TAMU Aerial 2009 0615 7631 from EAST

DISCUSS: Texas A&M Study Examines Link Between Concealed Carry And Crime — Can’t Find One


When you open up Facebook or reddit or any other social media platform and read the headlines, “Study Proves…(blah blah blah)”, you may think to yourself, “oh wow!  Something has been proven/disproven!”

This is great if it’s something you personally believe to be true.  It may be angering when it’s something you don’t want to be true.  That’s called personal bias.  But we’re going to talk about something we all would like to be true: the connection between concealed carry handgun permits and violent crime rates.

Here’s what a lot of concealed carriers want to see:

  • Concealed carriers are an active deterrent against violent criminals because criminals are worried a concealed carrier will attempt to stop them.

Guess what?  Any study claiming that is BS.  And no, not because that statement may or may not be true.  It’s because the data to substantiate that statement does not exist.

Well, one Texas A&M study recently published in the Journal of Criminology takes a look at the rate of concealed carry permits issued across the counties of four states and tries to see if there is a correlation between violent crime and concealed carry permit issuance.

They used statistics provided by the FBI over the period of 1998 to 2010 — 12 years.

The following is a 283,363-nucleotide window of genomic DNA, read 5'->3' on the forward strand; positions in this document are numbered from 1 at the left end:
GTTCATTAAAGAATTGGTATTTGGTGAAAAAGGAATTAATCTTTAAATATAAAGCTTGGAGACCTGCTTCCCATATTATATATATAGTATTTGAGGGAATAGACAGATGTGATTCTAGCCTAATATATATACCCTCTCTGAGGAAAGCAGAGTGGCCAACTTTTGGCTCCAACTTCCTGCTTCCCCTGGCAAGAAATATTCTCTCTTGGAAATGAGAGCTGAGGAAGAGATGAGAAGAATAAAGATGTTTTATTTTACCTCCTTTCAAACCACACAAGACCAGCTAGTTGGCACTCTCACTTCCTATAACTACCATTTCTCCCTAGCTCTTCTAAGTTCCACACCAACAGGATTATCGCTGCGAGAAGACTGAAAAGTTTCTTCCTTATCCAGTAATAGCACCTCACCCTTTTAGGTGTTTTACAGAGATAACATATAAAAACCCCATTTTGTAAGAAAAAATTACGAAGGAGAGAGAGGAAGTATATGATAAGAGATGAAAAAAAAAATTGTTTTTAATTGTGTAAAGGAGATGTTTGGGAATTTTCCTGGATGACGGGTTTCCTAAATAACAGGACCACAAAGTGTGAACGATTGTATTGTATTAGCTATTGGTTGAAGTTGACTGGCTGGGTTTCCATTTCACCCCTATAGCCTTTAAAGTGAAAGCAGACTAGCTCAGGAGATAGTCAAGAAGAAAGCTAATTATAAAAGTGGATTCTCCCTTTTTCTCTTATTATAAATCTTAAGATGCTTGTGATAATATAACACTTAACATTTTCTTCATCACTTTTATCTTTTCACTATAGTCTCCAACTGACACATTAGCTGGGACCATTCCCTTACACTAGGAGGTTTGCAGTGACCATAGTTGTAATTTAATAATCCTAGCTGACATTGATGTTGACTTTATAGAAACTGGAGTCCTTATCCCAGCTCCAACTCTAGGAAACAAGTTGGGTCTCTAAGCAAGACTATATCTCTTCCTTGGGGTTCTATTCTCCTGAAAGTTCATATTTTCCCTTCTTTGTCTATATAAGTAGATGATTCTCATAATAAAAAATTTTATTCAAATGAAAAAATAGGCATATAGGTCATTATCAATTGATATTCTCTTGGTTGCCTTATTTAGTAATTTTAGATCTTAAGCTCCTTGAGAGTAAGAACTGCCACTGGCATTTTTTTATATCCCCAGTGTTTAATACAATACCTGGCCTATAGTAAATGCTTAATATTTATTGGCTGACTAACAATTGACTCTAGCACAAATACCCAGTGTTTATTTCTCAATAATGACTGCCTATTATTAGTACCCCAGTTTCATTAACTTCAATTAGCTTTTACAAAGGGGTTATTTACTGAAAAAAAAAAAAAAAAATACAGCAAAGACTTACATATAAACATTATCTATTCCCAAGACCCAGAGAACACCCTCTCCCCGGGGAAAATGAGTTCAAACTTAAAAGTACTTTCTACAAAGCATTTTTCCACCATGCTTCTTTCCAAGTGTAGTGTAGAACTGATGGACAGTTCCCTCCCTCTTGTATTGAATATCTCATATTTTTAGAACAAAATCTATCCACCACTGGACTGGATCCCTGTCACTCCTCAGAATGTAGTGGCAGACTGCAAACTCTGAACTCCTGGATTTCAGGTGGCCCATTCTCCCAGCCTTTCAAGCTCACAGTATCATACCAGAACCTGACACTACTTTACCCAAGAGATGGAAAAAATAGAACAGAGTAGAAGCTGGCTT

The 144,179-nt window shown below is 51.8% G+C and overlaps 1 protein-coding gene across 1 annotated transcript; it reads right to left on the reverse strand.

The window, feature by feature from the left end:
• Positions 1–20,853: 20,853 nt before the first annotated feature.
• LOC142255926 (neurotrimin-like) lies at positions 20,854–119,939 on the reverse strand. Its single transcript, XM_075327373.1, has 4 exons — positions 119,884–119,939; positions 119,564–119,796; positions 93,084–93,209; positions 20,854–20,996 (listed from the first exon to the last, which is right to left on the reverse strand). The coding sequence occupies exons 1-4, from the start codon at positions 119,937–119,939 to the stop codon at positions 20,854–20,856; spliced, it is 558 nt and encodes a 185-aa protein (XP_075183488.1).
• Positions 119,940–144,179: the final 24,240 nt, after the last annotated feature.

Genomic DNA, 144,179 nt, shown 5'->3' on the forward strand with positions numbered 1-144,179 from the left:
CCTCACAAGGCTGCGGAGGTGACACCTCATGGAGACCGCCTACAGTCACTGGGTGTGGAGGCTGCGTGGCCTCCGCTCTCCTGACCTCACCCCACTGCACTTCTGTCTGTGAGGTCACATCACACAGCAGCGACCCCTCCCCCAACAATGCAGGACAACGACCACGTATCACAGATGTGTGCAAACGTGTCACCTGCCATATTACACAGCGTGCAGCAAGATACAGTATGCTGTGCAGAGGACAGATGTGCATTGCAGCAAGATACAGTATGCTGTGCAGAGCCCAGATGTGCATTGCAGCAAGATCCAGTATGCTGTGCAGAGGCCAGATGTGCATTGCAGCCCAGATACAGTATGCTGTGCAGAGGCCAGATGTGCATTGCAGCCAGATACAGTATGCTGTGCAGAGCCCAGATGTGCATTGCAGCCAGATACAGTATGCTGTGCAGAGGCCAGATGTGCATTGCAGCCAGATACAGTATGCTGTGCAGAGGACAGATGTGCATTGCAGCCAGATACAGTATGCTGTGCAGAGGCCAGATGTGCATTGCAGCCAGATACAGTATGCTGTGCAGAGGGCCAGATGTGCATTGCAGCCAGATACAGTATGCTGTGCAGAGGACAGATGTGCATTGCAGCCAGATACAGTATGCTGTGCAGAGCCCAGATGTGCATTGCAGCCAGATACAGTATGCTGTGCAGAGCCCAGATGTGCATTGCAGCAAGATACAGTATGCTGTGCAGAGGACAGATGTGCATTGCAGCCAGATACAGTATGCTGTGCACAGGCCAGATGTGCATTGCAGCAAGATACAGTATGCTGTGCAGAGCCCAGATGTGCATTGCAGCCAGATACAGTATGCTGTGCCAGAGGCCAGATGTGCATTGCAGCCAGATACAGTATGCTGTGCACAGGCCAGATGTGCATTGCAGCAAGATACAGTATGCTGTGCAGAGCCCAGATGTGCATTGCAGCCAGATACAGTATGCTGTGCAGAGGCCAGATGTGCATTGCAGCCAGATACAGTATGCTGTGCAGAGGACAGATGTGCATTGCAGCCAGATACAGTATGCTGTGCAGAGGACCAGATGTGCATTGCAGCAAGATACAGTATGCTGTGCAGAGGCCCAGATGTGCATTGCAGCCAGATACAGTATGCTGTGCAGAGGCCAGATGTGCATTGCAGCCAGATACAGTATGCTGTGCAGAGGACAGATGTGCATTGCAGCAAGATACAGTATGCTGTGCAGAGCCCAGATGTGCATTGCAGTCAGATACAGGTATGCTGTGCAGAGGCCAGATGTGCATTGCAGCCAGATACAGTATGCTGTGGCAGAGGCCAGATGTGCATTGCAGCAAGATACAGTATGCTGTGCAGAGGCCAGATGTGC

The abstract analysis of this is: there is no correlation between the rate of concealed carry issuance and violent crime.

This study compared crime rates with concealed carry handgun permits issued within the counties of Pennsylvania, Florida, Michigan, and Texas.

You know what that means?  Nothing.

We run a concealed carry website.  It would be AWESOME to have a good, solid basis of peer-reviewed, scientific literature telling us what we’d all love to hear — concealed carry reduces violent crime.  The only issue is that IT IS IMPOSSIBLE given the metrics we have in our current society to build that case diametrically from top to bottom.


We can look at FBI statistics and see that there is definitely a decrease reported in overall violent crime and we can look at the statistics showing an increase in concealed carry permit applications and issuances and say, “hey, there’s a connection.”

A connection is not correlation.  A correlation is not causation.

But that connection IS NOT proven.  It can never be proven because that’s not how science works.  Science isn’t there to confirm what we want to hear or dispel what we don’t.  It’s there as a culmination of observation, hypothesis, and dissemination and collection of data to form a logical model.